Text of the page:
Sometimes white plays in an open tactical manner and sometimes in a slow strategic manner depending on what black does.
Let’s look at some key ideas in the opening.
This is a very frequent strategic path in the Ruy Lopez.
White reinforces his centre by moving his pawn to c3 and black exchanges his e5 pawn anyway.
This gives white a two pawns vs one advantage in the centre which can very often be converted into a kingside attack.
The extra space which this strong centre gives him, allows white ample space to manoeuvre his knight to f5 (via f1 and g3) and often his queen to the kingside as well.
Let’s look at an example game in this structure.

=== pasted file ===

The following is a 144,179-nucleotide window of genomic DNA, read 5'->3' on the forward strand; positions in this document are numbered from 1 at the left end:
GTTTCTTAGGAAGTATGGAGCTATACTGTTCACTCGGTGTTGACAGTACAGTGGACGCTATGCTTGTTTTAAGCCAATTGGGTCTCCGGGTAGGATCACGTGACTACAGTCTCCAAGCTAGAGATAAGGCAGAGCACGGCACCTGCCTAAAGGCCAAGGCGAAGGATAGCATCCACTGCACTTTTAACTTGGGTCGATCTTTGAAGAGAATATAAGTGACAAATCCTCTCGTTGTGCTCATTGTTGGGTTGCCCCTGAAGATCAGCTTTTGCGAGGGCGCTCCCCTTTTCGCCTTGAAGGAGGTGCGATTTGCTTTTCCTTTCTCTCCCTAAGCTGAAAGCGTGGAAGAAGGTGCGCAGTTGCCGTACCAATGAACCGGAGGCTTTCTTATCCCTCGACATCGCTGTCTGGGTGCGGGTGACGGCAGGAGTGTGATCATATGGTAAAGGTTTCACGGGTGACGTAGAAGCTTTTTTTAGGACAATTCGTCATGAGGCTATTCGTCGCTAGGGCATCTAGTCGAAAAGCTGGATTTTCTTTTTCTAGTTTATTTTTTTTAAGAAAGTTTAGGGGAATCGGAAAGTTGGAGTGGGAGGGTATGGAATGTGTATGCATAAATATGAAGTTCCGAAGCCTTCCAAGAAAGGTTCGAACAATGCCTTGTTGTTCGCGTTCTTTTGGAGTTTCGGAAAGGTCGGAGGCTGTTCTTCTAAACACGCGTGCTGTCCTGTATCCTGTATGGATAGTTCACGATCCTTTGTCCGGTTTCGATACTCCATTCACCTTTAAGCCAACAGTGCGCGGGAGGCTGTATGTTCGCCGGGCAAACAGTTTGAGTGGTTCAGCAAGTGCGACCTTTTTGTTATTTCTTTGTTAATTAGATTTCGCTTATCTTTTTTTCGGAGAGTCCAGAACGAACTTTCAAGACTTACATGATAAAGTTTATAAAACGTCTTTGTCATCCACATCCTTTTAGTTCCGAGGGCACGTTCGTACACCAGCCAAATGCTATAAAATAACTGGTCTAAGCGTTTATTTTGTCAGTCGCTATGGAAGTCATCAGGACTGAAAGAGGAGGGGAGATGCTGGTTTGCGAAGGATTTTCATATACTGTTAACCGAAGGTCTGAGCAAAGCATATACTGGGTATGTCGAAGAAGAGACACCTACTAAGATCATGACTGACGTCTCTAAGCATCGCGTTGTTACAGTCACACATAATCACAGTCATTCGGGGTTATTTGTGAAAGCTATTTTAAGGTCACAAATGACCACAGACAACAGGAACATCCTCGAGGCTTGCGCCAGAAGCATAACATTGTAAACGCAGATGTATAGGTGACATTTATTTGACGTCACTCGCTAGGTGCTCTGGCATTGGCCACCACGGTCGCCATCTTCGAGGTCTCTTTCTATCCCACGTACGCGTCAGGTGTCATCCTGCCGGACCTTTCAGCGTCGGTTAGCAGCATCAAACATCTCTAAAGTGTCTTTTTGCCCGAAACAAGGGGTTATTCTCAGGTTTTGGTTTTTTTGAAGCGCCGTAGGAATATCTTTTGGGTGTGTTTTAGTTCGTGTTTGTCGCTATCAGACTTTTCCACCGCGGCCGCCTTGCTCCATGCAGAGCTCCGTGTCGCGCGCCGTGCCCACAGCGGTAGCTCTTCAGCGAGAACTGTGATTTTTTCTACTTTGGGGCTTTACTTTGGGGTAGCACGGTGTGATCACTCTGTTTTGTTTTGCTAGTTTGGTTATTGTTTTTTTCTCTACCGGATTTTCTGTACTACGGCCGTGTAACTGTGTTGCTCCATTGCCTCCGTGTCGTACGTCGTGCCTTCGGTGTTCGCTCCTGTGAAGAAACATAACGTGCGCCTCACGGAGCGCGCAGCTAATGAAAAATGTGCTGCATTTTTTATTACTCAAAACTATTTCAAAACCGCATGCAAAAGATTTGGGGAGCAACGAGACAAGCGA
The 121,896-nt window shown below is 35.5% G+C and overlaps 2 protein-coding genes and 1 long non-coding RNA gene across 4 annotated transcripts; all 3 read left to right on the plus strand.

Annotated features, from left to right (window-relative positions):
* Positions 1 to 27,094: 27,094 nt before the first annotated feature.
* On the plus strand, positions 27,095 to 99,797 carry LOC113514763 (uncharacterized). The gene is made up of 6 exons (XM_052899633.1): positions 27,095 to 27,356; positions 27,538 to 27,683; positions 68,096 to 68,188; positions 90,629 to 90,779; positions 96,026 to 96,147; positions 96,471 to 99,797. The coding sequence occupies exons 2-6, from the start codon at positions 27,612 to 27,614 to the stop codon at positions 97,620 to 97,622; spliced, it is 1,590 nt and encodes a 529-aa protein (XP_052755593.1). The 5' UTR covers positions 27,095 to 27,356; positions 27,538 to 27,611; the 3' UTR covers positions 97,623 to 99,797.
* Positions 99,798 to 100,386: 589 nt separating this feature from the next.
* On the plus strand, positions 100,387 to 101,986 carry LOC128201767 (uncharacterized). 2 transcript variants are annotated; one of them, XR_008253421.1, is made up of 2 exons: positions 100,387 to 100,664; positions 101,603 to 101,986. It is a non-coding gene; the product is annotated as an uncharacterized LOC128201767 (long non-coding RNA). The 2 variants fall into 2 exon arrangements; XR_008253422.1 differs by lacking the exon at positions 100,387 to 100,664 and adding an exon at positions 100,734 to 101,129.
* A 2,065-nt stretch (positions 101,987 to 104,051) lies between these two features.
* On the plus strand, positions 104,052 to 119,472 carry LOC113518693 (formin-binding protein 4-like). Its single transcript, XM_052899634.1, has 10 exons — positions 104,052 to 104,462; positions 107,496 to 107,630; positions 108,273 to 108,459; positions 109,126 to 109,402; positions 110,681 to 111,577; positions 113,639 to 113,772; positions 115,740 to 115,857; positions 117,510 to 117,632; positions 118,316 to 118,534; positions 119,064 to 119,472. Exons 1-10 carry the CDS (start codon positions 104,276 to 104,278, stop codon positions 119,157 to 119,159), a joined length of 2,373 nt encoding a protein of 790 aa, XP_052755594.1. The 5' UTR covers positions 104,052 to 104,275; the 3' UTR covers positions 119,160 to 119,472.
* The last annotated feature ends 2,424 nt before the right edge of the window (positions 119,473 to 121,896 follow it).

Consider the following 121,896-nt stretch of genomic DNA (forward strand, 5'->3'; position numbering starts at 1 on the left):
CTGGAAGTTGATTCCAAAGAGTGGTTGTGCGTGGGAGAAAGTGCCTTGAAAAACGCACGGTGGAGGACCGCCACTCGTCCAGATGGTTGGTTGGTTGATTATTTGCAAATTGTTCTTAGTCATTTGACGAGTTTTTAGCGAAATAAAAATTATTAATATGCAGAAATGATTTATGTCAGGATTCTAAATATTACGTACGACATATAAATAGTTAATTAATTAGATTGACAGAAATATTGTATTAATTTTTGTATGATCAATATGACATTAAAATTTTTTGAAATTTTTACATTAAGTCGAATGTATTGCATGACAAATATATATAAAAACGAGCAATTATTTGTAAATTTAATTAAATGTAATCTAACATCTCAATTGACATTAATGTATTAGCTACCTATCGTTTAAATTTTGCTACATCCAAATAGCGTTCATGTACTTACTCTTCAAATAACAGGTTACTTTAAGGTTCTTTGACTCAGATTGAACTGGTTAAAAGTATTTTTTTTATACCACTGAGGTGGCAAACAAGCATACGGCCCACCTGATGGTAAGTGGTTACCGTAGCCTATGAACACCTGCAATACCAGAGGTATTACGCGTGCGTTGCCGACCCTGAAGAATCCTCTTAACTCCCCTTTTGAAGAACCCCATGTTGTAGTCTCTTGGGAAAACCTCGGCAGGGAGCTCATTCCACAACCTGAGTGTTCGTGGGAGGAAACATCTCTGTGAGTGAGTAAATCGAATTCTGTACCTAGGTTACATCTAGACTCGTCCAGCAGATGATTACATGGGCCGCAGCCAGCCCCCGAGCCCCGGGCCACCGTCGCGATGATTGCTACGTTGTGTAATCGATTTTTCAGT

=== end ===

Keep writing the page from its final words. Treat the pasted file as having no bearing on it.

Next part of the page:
Key moment: In this game black plays 15…g6 (which is a standard idea to keep the white knight out of f5) and only after white’s response 16.Qh6 did he realise that 16…Bg7 is met by 17.Bxf7+ Kxf7 18.Qxh7+- with an overwhelming attack.
So instead black tried to block the strong b3 bishop with 16…Nc4 and was demolished by an impressive kingside attack anyway.
Take a look at the ridiculous amount of pins in the final position!
A pretty nice game.
Now let’s look at another recurring theme in the Ruy Lopez…
In this scenario the centre is closed by white’s d4-d5 push and as often happens in closed centre structures, play switches to the flank.
In the Ruy Lopez this is generally the a-file or the kingside and we’ll now have a look a two awesome examples of the former.
Let’s look at some example games in this structure.
I have two beautiful examples of this “action on the a-file” plan.
One game is played by the genius Bobby Fischer and the other by his never-to-be-played rival, Anatoly Karpov.